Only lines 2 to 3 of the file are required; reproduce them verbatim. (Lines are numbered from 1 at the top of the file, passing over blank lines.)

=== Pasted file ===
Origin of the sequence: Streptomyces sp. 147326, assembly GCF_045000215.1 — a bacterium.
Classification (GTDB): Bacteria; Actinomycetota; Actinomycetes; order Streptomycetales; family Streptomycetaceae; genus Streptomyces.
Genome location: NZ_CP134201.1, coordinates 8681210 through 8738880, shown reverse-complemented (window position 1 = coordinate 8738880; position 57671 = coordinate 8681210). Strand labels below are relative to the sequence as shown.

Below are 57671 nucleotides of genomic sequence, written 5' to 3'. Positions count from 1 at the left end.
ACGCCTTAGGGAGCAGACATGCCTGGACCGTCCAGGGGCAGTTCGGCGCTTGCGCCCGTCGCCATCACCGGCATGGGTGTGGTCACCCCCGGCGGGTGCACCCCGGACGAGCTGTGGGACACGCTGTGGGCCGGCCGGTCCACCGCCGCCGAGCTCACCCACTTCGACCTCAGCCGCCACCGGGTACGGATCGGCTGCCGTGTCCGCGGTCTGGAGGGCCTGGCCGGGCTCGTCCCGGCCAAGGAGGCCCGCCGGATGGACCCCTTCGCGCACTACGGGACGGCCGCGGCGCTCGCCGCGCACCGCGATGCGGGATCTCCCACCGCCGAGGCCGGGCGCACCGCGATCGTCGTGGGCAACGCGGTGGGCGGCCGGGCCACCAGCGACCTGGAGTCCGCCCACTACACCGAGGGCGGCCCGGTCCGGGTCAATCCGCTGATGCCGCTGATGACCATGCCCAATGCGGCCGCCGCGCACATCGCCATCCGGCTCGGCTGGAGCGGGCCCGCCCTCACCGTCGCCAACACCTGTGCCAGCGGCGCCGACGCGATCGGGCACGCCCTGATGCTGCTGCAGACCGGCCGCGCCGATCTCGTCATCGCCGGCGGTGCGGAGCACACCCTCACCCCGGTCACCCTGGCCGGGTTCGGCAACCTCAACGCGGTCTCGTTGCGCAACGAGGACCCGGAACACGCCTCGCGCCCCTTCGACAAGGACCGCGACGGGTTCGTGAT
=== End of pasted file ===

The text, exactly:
Classification (GTDB): Bacteria; Actinomycetota; Actinomycetes; order Streptomycetales; family Streptomycetaceae; genus Streptomyces.
Genome location: NZ_CP134201.1, coordinates 8681210 through 8738880, shown reverse-complemented (window position 1 = coordinate 8738880; position 57671 = coordinate 8681210). Strand labels below are relative to the sequence as shown.